What is myelofibrosis?Myelofibrosis (MF) is a rare condition which affects approximately 1 in every 100,000 people. Myelofibrosis affects the bone marrow where red blood cells are made, disrupting the body’s production of red blood cells. Over time, myelofibrosis causes bone marrow to be replaced with fibrous scar-like material. This can eventually lead to a condition called progressive bone marrow failure. Many people with myelofibrosis have symptoms which worsen over time, and some may eventually develop a more serious form of leukemia. In some cases, people will have myelofibrosis and not show any symptoms for long periods of time.
Causes and risk factors for myelofibrosis:What causes myelofibrosis? Myelofibrosis (MF) occurs when a genetic mutation occurs in blood stem cells. These cells are immature cells which can develop into any type of blood cell. As cells mutate, they pass their mutational characteristics onto other cells. Over time, this usually affects blood cell production, resulting in a lack of red blood cells in the bloodstream. Nobody knows what causes these mutations to occur. However, there are several common risk factors associated with myelofibrosis (see below) Risk factors of myelofibrosis: A risk factor is a trait, condition or characteristic which is linked with an increased risk of myelofibrosis. Risk factors do not guarantee that myelofibrosis will occur, especially with the rarity of the cancer. Common risk factors include:
- Age – As you grow older, the risk of myelofibrosis increases. Myelofibrosis occurs most frequently in people over the age of 50.
- Other blood cell disorders – Polycythaemia (post-polycythaemic myelofibrosis) and essential thrombocythaemia (post-ET myelofibrosis) are two blood disorders which can cause myelofibrosis to occur.
- Exposure to toluene – Toluene is a chemical that is used in paint thinners, nail polish remover and some glues. Regular exposure to this chemical is linked with an increased risk of myelofibrosis.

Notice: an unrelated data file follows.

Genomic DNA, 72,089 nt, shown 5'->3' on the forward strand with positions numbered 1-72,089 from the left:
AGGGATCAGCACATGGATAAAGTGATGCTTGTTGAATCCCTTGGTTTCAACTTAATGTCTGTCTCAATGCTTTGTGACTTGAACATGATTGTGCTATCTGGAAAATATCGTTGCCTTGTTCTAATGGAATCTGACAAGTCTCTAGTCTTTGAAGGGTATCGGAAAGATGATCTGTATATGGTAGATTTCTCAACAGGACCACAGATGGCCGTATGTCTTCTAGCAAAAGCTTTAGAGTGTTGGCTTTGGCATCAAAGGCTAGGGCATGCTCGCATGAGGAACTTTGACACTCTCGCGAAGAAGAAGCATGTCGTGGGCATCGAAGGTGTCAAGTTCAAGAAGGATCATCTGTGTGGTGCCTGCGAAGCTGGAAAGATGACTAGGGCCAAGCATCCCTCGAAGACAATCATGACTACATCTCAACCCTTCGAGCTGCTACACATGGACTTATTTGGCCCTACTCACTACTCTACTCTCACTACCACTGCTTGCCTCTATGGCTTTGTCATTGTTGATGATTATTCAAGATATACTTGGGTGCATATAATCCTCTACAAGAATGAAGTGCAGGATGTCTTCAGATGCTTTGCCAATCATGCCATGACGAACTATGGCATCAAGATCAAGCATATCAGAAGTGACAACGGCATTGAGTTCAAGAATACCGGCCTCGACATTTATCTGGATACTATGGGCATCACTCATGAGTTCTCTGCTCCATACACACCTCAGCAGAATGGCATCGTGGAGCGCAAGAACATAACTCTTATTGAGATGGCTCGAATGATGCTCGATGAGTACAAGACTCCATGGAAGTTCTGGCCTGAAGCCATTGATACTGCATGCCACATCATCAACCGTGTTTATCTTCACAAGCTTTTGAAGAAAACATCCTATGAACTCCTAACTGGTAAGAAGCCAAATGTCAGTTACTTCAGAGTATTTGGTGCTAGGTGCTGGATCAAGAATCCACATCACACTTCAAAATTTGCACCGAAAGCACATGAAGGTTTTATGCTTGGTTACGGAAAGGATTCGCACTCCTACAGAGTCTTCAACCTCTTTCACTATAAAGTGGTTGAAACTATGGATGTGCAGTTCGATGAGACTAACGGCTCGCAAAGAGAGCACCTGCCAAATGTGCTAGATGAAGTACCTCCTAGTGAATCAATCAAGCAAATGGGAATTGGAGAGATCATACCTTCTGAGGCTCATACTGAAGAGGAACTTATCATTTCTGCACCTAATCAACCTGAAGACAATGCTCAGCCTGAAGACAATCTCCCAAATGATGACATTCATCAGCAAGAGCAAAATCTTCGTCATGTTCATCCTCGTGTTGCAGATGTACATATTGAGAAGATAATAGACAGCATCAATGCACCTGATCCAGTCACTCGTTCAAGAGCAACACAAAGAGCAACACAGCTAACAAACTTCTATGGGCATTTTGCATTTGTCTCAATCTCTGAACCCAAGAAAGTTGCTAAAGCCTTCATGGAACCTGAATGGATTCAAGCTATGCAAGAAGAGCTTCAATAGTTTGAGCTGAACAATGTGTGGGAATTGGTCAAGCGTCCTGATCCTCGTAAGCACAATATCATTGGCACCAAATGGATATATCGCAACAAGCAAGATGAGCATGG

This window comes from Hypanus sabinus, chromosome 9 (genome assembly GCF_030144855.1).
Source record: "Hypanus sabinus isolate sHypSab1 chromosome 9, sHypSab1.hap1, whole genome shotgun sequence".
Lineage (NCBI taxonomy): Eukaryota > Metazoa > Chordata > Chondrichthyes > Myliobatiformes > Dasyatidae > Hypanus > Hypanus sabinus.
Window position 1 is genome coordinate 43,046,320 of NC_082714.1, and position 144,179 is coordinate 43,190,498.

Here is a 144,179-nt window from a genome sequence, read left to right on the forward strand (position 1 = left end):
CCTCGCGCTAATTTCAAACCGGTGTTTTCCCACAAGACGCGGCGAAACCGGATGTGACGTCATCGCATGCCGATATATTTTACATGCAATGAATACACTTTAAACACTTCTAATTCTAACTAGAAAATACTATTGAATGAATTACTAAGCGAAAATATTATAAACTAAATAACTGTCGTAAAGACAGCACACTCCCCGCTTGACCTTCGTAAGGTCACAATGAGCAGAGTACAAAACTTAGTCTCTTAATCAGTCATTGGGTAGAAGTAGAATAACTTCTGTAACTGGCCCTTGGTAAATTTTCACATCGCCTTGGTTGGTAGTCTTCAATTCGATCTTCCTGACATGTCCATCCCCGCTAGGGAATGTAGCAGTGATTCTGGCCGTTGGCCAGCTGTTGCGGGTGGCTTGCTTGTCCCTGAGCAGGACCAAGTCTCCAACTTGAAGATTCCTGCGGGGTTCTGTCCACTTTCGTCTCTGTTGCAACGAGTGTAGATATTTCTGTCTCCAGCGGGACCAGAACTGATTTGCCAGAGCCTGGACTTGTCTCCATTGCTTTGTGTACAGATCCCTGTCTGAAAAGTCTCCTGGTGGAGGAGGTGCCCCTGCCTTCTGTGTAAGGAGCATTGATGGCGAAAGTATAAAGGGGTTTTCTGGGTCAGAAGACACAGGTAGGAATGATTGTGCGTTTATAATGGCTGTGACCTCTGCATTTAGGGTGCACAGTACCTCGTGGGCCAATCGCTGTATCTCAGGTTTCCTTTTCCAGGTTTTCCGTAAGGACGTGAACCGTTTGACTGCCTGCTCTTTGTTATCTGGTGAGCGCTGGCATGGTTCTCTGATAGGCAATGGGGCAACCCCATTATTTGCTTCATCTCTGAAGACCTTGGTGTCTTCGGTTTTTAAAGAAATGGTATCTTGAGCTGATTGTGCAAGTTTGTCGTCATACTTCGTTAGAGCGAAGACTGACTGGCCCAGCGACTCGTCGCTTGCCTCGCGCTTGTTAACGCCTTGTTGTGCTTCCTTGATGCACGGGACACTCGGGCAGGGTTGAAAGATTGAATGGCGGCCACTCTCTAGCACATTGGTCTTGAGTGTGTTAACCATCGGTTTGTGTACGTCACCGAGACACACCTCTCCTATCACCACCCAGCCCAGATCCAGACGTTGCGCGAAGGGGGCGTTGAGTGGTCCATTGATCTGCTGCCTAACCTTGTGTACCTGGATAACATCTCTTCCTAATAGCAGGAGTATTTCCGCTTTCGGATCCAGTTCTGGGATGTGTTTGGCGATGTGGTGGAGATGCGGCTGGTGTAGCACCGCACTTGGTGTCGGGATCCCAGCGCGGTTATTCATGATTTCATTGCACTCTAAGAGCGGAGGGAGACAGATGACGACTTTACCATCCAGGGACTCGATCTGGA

- Exposure to benzene – Benzene is another widely used chemical which is found in crude oil and gasoline. It is used in the production of plastic materials, dyes and detergents. Regular exposure to benzene is linked with an increased risk of myelofibrosis.
- Exposure to radiation – Being exposed to radiation increases the likelihood of myelofibrosis occurring.
Signs and symptoms of myelofibrosis:Below are some of the most common symptoms associated with myelofibrosis. If you notice any of these symptoms, it is best to be examined by a doctor as soon as possible. Early detection allows for more effective treatment of myelofibrosis. Common symptoms of myelofibrosis include:
- Tiredness and fatigue – Myelofibrosis usually leads to a low red blood cell count (anaemia). This can cause tiredness, weakness and fatigue.
- Pain below the ribs – Myelofibrosis can cause an enlarged spleen, which often leads to pain around or below the ribs.
- Stomach pressure – An enlarged spleen will put additional pressure on the stomach. This can cause fullness and a loss of appetite. This can also cause pain and indigestion.
- Increased body temperature – Myelofibrosis can cause people to develop fevers, which can also lead to intense sweating during sleep (night sweats).
- Increased sensitivity to bleeding and bruising – A lack of red blood cells can lead to your body becoming more prone to bleeding or bruising.
How is myelofibrosis diagnosed?Physical examination: The first step a doctor will usually take is to perform a physical examination. This will allow the doctor to assess your symptoms and determine if the spleen is enlarged. Blood test: Following a physical examination, a doctor will usually recommend a blood test. A sample of blood will then be checked for irregularities such as a low red blood cell count or changes in genes. Bone marrow sample (biopsy): A sample of bone marrow may be removed to be tested for signs of cancer. This process is called a biopsy. In many cases of myelofibrosis, this sample is removed from the hip bone (pelvis). Anaesthetic is usually used to numb the area, making the procedure painless. Once the sample is removed, it is taken to a lab and examined under a microscope. This allows doctors to determine if myelofibrosis is present.
Treatment options for myelofibrosis:Treating anaemia: Doctors will aim to reduce symptoms of myelofibrosis by using common treatments for anaemia. This will encourage the body to produce more red blood cells. Common treatment options include:
- Blood transfusion – A blood transfusion is when blood is introduced to your bloodstream intravenously. This blood is provided by a donor whose blood type is compatible with your body. Blood transfusions are effective in treating severe anaemia and relieving symptoms.
- Anaemia medication – Your doctor may prescribe medications such as thalidomide, lenalidomide (Revlimid) and pomalidomide (Pomalyst) to increase the number of red blood cells in your bloodstream. These drugs may also be combined with steroid medications to improve effectiveness.
- Fatigue and tiredness.
- Increased risk of infections.
- Loss of hair.
- Nausea and vomiting.